If that's the case, reading the news and lurking 2ch are probably more helpful to you than a discussion here.

Pic related and degenerate comiket goers are a good start.
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>>149216594
I think the West cares more about variety, while enthusiasts in Japan focus deeply on one sub-category (voice actors/idols, music, actual animation [rare], genres, merchandise, etc) - which is more in line with the Western assumption of the definition of otaku, which is different than actual understanding of the word otaku held in Japan.

>>149215628
Anime isn't NOT social acceptable, nor is it socially unacceptable. By that I mean, it's just whatever. I think the West has given up the stigma towards reading comics - it's just something people do, but most don't have any interest in, and anime is like that. It's more akin to the attitude we probably all hold towards those who watch sports on television. Casual disinterest, basically.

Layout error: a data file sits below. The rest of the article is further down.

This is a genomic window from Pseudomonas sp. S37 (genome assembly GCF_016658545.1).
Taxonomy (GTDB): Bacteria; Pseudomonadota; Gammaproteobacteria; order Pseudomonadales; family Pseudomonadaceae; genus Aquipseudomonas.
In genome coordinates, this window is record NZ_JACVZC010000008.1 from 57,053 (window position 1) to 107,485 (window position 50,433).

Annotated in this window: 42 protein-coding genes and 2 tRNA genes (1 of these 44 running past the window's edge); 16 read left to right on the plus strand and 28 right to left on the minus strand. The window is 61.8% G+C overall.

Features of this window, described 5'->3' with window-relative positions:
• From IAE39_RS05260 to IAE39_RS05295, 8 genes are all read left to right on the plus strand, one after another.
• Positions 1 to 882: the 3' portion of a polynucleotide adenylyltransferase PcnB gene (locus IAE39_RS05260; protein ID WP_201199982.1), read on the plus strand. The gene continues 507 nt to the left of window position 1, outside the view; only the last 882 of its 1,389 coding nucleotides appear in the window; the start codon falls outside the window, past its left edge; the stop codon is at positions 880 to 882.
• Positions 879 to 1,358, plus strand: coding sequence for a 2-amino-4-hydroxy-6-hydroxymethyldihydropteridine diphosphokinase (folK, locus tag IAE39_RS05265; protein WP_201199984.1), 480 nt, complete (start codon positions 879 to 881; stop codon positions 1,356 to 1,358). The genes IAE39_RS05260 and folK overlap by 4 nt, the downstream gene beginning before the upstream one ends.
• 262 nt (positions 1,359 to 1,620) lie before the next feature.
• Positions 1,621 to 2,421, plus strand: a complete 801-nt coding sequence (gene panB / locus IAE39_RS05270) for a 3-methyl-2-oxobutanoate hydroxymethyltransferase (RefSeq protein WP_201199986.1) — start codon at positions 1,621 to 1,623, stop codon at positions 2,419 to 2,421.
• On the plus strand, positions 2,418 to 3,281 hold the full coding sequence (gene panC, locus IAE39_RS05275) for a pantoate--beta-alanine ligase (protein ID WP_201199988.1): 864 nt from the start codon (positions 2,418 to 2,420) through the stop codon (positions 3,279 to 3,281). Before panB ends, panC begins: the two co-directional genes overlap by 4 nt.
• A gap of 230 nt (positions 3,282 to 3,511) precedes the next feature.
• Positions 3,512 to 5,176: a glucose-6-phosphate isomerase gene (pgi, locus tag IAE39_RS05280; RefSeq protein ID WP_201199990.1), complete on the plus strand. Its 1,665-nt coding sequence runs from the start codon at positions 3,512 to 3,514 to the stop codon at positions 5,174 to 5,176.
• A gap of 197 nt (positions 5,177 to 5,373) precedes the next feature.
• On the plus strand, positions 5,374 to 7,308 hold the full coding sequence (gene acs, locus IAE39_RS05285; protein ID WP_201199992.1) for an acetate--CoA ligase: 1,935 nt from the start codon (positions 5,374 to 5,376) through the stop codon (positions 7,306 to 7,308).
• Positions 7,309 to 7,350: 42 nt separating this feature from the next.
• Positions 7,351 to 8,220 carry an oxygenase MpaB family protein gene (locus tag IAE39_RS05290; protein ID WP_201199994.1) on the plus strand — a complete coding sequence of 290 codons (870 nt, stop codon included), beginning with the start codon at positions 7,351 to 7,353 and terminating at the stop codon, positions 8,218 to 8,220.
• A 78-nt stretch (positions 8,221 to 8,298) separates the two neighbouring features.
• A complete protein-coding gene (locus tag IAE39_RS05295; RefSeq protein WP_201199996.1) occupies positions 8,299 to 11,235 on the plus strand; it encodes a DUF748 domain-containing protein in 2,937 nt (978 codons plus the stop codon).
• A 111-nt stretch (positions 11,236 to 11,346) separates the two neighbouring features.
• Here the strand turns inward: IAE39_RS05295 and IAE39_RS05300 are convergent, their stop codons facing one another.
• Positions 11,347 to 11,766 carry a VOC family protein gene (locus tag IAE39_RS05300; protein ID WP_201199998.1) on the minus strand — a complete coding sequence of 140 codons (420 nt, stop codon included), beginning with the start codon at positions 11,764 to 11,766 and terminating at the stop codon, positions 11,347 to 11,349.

Crayon Shin-Chan is for kids and salarymen.
Most anime the West becomes hyped over is generally unknown in Japan.
Most of the anime that is incredibly popular in Japan is unknown in the West.
There are only ten channels in Japan, and chances are you wouldn't ever even see anime on television if you visited on vacation.

Those who have watched Evangelion in Japan and those who have watched it in America are about the same level of weeaboo, but more have probably watched it in America because torrenting is widely available and the hype has magnified over the years in the West, while in Japan, it's just another old show.

Westerners will probably watch/try out more modern shows than the average Japanese weeaboo.

That's my experience anyways. I live in Japan but hate Akiba otaku and only go to Comiket for the cosplay so others who are more into the subculture could disagree.
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>>149214822
>are there more people who like anime and manga in the US than in Japan
Are you fucking retarded? Kill yourself you underage normalfag.